scorecardIndian vague data regulations should change to aid innovation says Intel executive
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Indian vague data regulations should change to aid innovation says Intel executive

Indian vague data regulations should change to aid innovation says Intel executive
PolicyPolicy3 min read

  • Data is booming and will only continue to increase as 5G networks come in.
  • Prakash Mallya, MD for marketing at Intel India explains why India’s data regulations need to stay open to support that growth and how monetisation is the biggest challenge that telecom operators face.
  • He points out that India’s growth has always been disruption led and how every service will need to be cloud based.
As Indian businesses and consumers eagerly await 5G connectivity, the government is expected to do more than auction the spectrum. It also needs to figure out how it wants to manage its data.

"Every country will regulate data differently, and India would do the same, in my opinion," Prakash Mallya, MD for marketing at Intel India, told Business Insider at the India Mobile Congress (IMC) 2019.

India’s Personal Data Privacy Bill is yet to be finalised and the National Digital Communications Policy 2018 doesn’t address 5G networks.

The first draft of the proposed Personal Data Privacy Bill caused a lot of concern for consumers and businesses alike with vague terminology. Experts also wonder if its Its broad definition of data can translate into restrictive regulations.

"Historically everything that we have been able to do — the innovation and disruption — is open and everybody can participate," said Mallya.

He believes that "it will go down this way" because India’s technological advancement is based on digitisation and impact.

The hybrid approach

As workloads and regulations continue to evolve, one size will not fit all. Companies are likely to take a hybrid or multi-cloud approach according to the requirements of regulation.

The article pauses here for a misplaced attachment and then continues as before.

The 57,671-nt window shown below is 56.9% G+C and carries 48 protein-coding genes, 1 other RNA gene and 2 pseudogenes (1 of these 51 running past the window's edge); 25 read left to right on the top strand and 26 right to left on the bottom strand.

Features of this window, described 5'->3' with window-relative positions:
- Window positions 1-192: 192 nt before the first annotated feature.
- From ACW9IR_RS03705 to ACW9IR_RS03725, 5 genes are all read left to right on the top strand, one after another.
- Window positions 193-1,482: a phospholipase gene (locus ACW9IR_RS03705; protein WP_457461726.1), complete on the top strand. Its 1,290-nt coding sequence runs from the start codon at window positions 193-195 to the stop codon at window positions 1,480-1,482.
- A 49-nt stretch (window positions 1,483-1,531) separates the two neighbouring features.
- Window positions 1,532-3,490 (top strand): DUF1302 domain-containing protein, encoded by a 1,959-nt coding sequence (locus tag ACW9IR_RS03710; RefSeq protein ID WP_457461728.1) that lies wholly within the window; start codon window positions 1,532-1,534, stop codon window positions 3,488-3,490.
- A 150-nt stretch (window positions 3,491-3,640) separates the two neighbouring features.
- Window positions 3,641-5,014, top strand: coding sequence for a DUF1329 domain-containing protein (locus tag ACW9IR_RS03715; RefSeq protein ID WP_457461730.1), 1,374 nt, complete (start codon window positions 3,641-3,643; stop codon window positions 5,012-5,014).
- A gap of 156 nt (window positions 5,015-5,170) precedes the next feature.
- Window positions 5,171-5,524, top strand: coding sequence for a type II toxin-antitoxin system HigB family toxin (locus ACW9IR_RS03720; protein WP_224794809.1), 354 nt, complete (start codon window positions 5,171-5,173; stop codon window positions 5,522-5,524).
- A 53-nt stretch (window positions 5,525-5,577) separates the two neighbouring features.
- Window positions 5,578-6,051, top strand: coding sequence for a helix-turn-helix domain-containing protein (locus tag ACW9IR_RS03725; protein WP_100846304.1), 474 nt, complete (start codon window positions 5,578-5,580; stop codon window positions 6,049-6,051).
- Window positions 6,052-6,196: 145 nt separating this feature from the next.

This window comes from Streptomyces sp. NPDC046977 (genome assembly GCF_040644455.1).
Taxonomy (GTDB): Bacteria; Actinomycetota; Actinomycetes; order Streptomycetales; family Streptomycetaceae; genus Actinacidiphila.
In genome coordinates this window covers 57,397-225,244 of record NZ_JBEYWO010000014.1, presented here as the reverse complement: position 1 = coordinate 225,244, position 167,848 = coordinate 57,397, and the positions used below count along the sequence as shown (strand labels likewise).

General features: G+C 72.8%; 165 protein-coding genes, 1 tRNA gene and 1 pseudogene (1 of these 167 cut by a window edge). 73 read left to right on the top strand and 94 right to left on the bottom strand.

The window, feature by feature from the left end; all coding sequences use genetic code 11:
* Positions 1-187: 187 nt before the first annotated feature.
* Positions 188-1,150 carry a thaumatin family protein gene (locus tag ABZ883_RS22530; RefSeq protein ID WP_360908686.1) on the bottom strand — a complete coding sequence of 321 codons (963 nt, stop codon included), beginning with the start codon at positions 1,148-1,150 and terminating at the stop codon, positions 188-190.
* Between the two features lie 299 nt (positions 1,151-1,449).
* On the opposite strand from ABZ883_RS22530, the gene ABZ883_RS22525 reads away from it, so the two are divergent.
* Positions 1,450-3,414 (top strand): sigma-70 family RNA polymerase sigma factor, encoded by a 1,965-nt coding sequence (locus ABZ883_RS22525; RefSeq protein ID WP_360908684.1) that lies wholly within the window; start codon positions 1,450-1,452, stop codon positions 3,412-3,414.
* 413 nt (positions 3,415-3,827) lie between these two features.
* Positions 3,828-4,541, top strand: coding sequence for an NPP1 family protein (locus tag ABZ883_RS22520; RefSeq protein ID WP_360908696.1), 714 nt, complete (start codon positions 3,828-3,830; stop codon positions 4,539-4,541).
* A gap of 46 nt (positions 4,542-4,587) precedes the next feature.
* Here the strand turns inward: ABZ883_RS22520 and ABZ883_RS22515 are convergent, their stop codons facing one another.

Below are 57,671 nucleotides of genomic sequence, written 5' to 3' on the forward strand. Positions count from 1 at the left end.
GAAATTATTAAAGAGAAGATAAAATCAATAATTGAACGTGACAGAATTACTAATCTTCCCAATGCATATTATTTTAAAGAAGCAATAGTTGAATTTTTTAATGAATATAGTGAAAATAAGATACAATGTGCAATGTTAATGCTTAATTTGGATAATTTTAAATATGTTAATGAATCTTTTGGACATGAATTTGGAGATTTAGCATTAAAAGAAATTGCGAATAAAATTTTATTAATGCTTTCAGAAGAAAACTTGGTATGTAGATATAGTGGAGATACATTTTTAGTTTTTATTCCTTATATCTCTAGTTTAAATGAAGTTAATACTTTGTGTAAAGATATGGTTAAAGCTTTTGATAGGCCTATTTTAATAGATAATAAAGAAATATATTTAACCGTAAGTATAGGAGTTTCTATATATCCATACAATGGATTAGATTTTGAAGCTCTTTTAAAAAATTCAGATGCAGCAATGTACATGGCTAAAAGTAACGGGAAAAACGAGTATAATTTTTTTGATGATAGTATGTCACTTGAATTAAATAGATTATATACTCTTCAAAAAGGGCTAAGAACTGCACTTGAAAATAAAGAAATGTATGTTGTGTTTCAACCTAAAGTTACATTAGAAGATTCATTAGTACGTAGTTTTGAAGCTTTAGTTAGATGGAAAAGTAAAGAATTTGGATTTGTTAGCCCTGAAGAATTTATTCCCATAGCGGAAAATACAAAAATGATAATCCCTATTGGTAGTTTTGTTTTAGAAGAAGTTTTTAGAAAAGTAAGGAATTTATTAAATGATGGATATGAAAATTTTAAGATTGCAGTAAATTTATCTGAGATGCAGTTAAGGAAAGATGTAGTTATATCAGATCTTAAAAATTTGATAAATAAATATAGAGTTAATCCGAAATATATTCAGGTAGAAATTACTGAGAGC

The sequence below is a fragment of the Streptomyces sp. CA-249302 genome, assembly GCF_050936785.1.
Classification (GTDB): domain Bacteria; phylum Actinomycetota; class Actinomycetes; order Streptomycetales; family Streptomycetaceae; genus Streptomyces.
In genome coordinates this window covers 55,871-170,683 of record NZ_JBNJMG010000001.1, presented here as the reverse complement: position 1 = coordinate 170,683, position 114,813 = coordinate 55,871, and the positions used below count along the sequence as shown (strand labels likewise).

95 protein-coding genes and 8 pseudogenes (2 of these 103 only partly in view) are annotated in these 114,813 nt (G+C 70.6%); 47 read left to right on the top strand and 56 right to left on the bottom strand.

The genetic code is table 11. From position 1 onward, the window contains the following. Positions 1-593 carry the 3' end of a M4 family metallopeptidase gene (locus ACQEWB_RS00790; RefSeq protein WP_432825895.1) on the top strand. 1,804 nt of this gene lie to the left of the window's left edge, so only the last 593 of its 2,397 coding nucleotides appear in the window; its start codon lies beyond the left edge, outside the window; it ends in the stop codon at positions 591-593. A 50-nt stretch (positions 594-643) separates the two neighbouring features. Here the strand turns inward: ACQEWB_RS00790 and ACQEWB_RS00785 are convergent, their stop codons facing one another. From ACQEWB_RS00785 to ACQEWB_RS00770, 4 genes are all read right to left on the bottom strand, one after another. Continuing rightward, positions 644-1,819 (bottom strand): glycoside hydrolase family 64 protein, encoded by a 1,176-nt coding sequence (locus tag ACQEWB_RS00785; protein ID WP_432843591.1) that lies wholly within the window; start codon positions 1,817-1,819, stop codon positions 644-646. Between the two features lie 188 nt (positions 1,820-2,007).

Some data would be stored on premise — like design data, proprietary information of customers or anything that’s "make or break" for the company. Other data — like e-mail, human resources and accounting — can end up on the cloud.

"You can have multiple cloud service providers, some on-premise, and you could have the private cloud — all working seamlessly within the organisation. You would be able to burst out onto different clouds at different points of time," explained Mallya.

Telecom companies and monetisation

"Ultimately, telecom operators and all the other industry need usage models, which can make money for the industry," stated Mallya.

With 5G coming in, telecom operators are going to have a lot more data coming in. This is especially true since most are looking at businesses and large operators for monetization opportunities.

"They (telecom operators) engage with consumers, they build businesses and with the advent of 5G and a lot of data coming in — I would profess that I see a big play for telecom service providers in the area of cloud. Every service delivery would be cloud based," said Mallya.

In order for service delivery to be effective, these networks need to be flexible and agile.

"You can’t throw that data back into the data center to analyse. You need low latency which is why edge becomes important," explained Mallya.

Edge is basically a point between the data center and the service provider, which allows data to be processed closer to where it’s actually being created.

According to International Data Corporation (IDC), it’s a "mesh network of micro data centers that process or store critical data locally and push all received data to a central data center or cloud storage repository, in a footprint of less than 100 square feet."

"That’s why to have an edge which has intelligence and capabilities to really use the data that comes through right at the minute over there to analyse and throw back intelligent information is going to be viral," said Mallya.

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